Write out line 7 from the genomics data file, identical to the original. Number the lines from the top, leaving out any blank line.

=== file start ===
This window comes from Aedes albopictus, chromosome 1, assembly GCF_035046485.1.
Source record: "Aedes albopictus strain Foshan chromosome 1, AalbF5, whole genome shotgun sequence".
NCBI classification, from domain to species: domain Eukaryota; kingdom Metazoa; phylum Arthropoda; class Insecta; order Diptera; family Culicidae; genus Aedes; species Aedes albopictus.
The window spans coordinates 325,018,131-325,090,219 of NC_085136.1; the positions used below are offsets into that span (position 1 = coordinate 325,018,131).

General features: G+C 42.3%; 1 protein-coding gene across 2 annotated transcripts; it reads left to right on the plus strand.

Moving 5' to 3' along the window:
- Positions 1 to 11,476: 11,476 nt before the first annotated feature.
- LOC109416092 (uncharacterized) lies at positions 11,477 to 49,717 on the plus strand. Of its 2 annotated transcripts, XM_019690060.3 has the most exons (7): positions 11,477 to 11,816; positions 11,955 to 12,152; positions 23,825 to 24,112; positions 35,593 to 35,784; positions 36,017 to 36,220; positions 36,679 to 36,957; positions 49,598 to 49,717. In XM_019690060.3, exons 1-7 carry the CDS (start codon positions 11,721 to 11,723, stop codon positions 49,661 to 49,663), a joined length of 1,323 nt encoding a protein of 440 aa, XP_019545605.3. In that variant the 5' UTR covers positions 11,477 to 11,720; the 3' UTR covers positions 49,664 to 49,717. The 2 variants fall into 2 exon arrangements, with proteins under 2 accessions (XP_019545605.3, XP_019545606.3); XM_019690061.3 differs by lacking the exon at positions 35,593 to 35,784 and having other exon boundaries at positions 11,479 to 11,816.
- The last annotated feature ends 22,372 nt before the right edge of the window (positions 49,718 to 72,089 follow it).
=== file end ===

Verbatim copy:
- Positions 1 to 11,476: 11,476 nt before the first annotated feature.